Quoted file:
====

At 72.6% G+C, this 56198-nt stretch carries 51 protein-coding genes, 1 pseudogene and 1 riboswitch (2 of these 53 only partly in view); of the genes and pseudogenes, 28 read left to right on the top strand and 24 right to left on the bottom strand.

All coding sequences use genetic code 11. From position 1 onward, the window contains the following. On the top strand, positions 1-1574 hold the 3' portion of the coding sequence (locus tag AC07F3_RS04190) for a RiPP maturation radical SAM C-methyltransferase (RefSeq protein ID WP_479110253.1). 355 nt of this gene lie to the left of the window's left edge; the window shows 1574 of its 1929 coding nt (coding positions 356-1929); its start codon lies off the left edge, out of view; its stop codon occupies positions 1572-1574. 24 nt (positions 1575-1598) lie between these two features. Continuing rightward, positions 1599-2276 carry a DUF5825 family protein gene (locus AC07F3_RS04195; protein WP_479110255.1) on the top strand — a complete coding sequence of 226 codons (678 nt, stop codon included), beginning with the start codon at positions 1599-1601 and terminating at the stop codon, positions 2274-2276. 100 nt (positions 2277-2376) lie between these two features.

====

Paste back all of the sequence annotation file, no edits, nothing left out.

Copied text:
At 72.6% G+C, this 56198-nt stretch carries 51 protein-coding genes, 1 pseudogene and 1 riboswitch (2 of these 53 only partly in view); of the genes and pseudogenes, 28 read left to right on the top strand and 24 right to left on the bottom strand.

All coding sequences use genetic code 11. From position 1 onward, the window contains the following. On the top strand, positions 1-1574 hold the 3' portion of the coding sequence (locus tag AC07F3_RS04190) for a RiPP maturation radical SAM C-methyltransferase (RefSeq protein ID WP_479110253.1). 355 nt of this gene lie to the left of the window's left edge; the window shows 1574 of its 1929 coding nt (coding positions 356-1929); its start codon lies off the left edge, out of view; its stop codon occupies positions 1572-1574. 24 nt (positions 1575-1598) lie between these two features. Continuing rightward, positions 1599-2276 carry a DUF5825 family protein gene (locus AC07F3_RS04195; protein WP_479110255.1) on the top strand — a complete coding sequence of 226 codons (678 nt, stop codon included), beginning with the start codon at positions 1599-1601 and terminating at the stop codon, positions 2274-2276. 100 nt (positions 2277-2376) lie between these two features.